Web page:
As a tech VC recently told me, refuting the latest flimsy rumor of a huge tech-dominated fund contemplating significant new investment in life science, “Wow, you healthcare guys are really desperate for some good news!”
It’s true; not only are LPs looking ever more critically at VC as an asset class – especially since the publication of the Kauffman report – but the life science sector, in particular, has been devastated, and health VCs have been hurting. (Added Sept 27: See this fascinating, just-posted Xconomy profile of Avalon’s Kevin Kinsella and discussion of the current sorry state of healthcare VC.)
Part of the issue, as Bruce Booth and Bijan Salehizidah have described previously, and as Sarah Lacy summarized nicely this week in PandoDaily, is that the return profile of life science venture investments looks very different than tech in general, and consumer web (the focus of Lacy’s article) in particular.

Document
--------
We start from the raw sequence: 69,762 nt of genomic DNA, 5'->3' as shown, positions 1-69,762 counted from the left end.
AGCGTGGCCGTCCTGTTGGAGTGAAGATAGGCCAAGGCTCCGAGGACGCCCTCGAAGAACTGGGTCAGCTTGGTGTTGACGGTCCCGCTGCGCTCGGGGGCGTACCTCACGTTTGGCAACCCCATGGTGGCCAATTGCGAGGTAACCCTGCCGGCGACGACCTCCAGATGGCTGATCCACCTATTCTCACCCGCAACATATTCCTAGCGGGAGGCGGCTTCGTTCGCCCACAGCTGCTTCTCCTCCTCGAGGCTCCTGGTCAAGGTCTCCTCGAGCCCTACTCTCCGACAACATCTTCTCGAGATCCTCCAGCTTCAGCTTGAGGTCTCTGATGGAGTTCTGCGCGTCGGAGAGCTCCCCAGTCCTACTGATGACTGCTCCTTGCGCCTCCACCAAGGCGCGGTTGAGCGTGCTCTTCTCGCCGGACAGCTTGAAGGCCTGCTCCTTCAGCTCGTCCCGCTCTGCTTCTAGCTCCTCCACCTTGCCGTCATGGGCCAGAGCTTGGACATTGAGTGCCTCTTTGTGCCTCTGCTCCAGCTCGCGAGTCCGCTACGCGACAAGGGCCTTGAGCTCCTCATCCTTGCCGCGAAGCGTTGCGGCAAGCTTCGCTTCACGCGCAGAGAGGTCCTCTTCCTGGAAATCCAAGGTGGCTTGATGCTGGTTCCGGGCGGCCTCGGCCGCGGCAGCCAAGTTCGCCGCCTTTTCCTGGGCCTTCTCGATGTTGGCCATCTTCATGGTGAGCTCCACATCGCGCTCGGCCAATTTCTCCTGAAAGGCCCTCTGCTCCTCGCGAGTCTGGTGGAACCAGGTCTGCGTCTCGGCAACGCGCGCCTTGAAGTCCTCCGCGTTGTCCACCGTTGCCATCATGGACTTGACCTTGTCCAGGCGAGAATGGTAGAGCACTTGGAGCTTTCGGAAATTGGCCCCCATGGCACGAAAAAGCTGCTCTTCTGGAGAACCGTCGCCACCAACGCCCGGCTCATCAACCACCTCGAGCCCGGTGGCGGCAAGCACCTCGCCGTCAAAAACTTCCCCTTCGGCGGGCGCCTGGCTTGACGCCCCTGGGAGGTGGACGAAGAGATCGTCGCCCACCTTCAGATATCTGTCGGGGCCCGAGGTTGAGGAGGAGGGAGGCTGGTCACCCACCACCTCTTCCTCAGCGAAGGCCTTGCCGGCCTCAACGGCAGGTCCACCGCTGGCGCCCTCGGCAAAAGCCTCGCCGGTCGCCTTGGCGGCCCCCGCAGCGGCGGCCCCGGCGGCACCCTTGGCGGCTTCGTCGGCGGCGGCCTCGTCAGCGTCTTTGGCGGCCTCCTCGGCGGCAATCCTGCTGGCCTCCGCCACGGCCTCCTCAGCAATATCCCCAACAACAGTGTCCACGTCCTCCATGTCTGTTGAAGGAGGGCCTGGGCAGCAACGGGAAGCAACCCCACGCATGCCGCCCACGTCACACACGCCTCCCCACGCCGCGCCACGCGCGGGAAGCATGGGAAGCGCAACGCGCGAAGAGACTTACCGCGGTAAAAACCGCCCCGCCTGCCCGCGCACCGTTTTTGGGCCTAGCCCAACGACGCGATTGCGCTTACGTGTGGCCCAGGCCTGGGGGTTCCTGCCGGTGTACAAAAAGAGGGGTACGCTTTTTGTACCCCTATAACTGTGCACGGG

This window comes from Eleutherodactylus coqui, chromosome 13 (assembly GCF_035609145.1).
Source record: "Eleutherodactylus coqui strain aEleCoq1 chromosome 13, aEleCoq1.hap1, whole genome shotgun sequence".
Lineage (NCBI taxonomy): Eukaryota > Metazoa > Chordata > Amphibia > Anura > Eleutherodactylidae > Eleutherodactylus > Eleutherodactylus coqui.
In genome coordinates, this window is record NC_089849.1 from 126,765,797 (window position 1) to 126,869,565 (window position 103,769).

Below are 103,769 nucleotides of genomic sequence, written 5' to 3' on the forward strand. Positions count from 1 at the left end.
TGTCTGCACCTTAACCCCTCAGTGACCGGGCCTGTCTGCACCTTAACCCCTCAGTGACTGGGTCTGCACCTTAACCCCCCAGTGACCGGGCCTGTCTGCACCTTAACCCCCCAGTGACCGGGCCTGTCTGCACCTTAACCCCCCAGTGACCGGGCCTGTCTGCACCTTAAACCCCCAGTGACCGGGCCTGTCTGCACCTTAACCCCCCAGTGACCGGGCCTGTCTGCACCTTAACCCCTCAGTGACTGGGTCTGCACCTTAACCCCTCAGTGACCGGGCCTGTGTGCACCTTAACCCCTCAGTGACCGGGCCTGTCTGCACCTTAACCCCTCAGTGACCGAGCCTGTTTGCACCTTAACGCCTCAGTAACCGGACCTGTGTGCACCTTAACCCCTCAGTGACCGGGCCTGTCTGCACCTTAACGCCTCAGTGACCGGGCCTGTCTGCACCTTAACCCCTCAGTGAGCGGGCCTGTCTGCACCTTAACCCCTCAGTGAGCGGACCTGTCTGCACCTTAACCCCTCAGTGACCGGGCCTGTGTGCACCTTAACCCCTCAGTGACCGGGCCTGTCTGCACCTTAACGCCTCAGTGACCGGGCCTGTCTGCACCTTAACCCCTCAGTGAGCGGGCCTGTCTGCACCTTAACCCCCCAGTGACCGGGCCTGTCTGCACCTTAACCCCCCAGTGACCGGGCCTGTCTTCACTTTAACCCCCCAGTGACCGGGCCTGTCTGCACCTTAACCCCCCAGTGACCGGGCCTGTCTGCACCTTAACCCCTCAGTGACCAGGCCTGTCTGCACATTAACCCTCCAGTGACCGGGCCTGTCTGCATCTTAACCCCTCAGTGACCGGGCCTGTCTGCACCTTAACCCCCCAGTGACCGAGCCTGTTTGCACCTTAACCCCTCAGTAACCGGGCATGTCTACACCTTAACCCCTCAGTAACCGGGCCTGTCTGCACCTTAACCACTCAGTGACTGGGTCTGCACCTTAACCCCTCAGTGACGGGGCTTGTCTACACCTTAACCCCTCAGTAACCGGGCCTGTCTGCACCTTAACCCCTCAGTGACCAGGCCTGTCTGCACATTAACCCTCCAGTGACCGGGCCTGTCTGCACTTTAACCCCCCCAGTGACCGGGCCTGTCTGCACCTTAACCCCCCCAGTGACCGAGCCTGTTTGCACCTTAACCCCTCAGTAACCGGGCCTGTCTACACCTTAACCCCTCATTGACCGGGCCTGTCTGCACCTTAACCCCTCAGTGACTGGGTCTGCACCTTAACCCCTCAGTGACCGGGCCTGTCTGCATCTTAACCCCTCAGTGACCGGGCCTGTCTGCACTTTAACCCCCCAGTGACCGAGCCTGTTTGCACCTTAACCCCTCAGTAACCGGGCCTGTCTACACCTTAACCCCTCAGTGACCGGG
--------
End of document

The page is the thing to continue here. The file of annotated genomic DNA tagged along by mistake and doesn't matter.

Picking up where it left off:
The sex appeal of tech investing is that a relatively small initial investment can blossom very quickly to yield huge returns; the catch, of course, is that this happens very rarely, and much like at a casino, and the tremendous attention lavished upon these winners can almost make you forget how infrequently they occur.